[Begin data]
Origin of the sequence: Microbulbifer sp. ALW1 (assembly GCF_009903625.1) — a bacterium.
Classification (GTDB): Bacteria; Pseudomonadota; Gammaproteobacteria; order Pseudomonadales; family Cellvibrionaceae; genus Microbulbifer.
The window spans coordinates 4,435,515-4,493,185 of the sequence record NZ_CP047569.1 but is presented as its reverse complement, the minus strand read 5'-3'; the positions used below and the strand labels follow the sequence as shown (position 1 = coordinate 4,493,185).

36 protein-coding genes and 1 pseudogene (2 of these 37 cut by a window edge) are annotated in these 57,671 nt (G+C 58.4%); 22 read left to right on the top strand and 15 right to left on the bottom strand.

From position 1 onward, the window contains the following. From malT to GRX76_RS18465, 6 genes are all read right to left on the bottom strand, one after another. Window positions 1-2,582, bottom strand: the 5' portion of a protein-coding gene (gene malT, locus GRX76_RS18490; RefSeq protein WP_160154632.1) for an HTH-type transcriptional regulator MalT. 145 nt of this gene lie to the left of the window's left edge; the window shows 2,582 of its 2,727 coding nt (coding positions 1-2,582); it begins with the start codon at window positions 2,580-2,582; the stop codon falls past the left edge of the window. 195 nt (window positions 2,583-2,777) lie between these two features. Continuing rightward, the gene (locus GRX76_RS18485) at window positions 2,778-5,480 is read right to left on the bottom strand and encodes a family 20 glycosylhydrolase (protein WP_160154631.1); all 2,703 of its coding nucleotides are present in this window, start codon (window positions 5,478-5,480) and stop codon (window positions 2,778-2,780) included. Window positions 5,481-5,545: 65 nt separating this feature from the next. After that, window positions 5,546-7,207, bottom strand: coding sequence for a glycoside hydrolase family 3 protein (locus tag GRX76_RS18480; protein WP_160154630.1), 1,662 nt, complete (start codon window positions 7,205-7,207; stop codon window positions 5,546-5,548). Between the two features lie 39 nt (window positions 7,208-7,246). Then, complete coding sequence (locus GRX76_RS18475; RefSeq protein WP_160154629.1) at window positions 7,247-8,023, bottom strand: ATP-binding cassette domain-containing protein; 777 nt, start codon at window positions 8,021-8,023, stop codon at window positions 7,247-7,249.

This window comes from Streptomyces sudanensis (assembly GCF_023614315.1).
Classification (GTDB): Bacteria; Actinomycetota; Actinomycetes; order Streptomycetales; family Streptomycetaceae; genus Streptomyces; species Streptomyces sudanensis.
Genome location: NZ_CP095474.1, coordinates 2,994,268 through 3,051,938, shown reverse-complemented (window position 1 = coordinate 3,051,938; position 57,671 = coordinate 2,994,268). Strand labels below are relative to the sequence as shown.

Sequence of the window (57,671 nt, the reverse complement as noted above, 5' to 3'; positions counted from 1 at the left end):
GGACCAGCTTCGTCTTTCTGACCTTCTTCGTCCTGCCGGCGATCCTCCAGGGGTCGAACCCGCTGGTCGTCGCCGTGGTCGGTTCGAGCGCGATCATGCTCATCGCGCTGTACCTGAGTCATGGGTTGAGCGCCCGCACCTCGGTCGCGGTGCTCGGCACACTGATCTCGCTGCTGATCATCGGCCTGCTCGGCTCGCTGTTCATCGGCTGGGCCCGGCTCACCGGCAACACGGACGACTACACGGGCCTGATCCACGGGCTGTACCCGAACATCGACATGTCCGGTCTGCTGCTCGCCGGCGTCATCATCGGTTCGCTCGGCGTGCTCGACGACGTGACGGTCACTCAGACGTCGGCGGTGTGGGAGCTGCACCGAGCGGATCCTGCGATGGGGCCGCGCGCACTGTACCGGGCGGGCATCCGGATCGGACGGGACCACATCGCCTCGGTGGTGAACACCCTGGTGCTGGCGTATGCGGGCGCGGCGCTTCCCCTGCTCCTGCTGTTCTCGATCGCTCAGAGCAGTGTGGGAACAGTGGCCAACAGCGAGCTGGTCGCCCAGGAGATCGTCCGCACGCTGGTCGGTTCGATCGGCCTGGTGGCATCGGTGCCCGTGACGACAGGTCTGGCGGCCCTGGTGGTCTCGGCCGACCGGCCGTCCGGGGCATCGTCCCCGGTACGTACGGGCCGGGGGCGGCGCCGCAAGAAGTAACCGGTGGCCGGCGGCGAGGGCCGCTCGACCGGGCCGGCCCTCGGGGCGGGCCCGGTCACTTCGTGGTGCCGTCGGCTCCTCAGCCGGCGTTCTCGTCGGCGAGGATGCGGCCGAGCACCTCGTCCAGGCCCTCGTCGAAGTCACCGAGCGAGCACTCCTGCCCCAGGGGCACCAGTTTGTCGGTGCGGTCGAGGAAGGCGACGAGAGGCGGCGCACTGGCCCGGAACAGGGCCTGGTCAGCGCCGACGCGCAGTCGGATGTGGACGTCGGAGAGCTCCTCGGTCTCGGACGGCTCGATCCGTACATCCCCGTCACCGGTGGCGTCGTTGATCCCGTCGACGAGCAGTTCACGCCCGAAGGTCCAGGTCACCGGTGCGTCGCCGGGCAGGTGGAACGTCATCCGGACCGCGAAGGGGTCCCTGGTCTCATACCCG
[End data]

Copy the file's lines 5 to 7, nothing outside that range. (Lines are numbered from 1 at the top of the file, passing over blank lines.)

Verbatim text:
From position 1 onward, the window contains the following. From malT to GRX76_RS18465, 6 genes are all read right to left on the bottom strand, one after another. Window positions 1-2,582, bottom strand: the 5' portion of a protein-coding gene (gene malT, locus GRX76_RS18490; RefSeq protein WP_160154632.1) for an HTH-type transcriptional regulator MalT. 145 nt of this gene lie to the left of the window's left edge; the window shows 2,582 of its 2,727 coding nt (coding positions 1-2,582); it begins with the start codon at window positions 2,580-2,582; the stop codon falls past the left edge of the window. 195 nt (window positions 2,583-2,777) lie between these two features. Continuing rightward, the gene (locus GRX76_RS18485) at window positions 2,778-5,480 is read right to left on the bottom strand and encodes a family 20 glycosylhydrolase (protein WP_160154631.1); all 2,703 of its coding nucleotides are present in this window, start codon (window positions 5,478-5,480) and stop codon (window positions 2,778-2,780) included. Window positions 5,481-5,545: 65 nt separating this feature from the next. After that, window positions 5,546-7,207, bottom strand: coding sequence for a glycoside hydrolase family 3 protein (locus tag GRX76_RS18480; protein WP_160154630.1), 1,662 nt, complete (start codon window positions 7,205-7,207; stop codon window positions 5,546-5,548). Between the two features lie 39 nt (window positions 7,208-7,246). Then, complete coding sequence (locus GRX76_RS18475; RefSeq protein WP_160154629.1) at window positions 7,247-8,023, bottom strand: ATP-binding cassette domain-containing protein; 777 nt, start codon at window positions 8,021-8,023, stop codon at window positions 7,247-7,249.

This window comes from Streptomyces sudanensis (assembly GCF_023614315.1).
Classification (GTDB): Bacteria; Actinomycetota; Actinomycetes; order Streptomycetales; family Streptomycetaceae; genus Streptomyces; species Streptomyces sudanensis.